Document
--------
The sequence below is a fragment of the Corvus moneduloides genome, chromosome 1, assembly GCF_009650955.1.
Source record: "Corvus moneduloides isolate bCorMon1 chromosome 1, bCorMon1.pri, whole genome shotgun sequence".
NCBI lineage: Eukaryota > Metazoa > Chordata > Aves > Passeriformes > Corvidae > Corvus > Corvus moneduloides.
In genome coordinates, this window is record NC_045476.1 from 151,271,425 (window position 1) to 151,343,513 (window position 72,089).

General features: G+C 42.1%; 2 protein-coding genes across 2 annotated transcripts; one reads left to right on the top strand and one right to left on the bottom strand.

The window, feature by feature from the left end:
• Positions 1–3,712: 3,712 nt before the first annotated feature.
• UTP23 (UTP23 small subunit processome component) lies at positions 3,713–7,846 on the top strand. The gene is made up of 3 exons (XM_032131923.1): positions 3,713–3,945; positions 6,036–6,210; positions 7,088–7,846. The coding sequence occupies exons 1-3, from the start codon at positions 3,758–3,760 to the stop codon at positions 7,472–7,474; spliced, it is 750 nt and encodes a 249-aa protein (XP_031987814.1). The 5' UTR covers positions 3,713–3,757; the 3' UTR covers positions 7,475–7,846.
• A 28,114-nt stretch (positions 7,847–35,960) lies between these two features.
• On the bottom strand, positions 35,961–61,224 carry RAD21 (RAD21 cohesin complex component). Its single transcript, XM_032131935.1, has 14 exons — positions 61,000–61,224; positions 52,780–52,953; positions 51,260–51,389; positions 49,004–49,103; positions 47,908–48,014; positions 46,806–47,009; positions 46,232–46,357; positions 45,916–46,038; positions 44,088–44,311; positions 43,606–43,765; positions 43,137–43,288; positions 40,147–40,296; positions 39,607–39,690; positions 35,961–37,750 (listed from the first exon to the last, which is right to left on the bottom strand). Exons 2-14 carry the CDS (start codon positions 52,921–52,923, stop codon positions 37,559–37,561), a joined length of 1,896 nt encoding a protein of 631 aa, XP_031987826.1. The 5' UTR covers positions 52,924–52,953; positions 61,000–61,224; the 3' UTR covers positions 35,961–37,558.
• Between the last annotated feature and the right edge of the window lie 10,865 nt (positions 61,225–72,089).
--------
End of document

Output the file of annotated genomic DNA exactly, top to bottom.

The sequence below is a fragment of the Corvus moneduloides genome, chromosome 1, assembly GCF_009650955.1.
Source record: "Corvus moneduloides isolate bCorMon1 chromosome 1, bCorMon1.pri, whole genome shotgun sequence".
NCBI lineage: Eukaryota > Metazoa > Chordata > Aves > Passeriformes > Corvidae > Corvus > Corvus moneduloides.
In genome coordinates, this window is record NC_045476.1 from 151,271,425 (window position 1) to 151,343,513 (window position 72,089).

General features: G+C 42.1%; 2 protein-coding genes across 2 annotated transcripts; one reads left to right on the top strand and one right to left on the bottom strand.

The window, feature by feature from the left end:
• Positions 1–3,712: 3,712 nt before the first annotated feature.
• UTP23 (UTP23 small subunit processome component) lies at positions 3,713–7,846 on the top strand. The gene is made up of 3 exons (XM_032131923.1): positions 3,713–3,945; positions 6,036–6,210; positions 7,088–7,846. The coding sequence occupies exons 1-3, from the start codon at positions 3,758–3,760 to the stop codon at positions 7,472–7,474; spliced, it is 750 nt and encodes a 249-aa protein (XP_031987814.1). The 5' UTR covers positions 3,713–3,757; the 3' UTR covers positions 7,475–7,846.
• A 28,114-nt stretch (positions 7,847–35,960) lies between these two features.
• On the bottom strand, positions 35,961–61,224 carry RAD21 (RAD21 cohesin complex component). Its single transcript, XM_032131935.1, has 14 exons — positions 61,000–61,224; positions 52,780–52,953; positions 51,260–51,389; positions 49,004–49,103; positions 47,908–48,014; positions 46,806–47,009; positions 46,232–46,357; positions 45,916–46,038; positions 44,088–44,311; positions 43,606–43,765; positions 43,137–43,288; positions 40,147–40,296; positions 39,607–39,690; positions 35,961–37,750 (listed from the first exon to the last, which is right to left on the bottom strand). Exons 2-14 carry the CDS (start codon positions 52,921–52,923, stop codon positions 37,559–37,561), a joined length of 1,896 nt encoding a protein of 631 aa, XP_031987826.1. The 5' UTR covers positions 52,924–52,953; positions 61,000–61,224; the 3' UTR covers positions 35,961–37,558.
• Between the last annotated feature and the right edge of the window lie 10,865 nt (positions 61,225–72,089).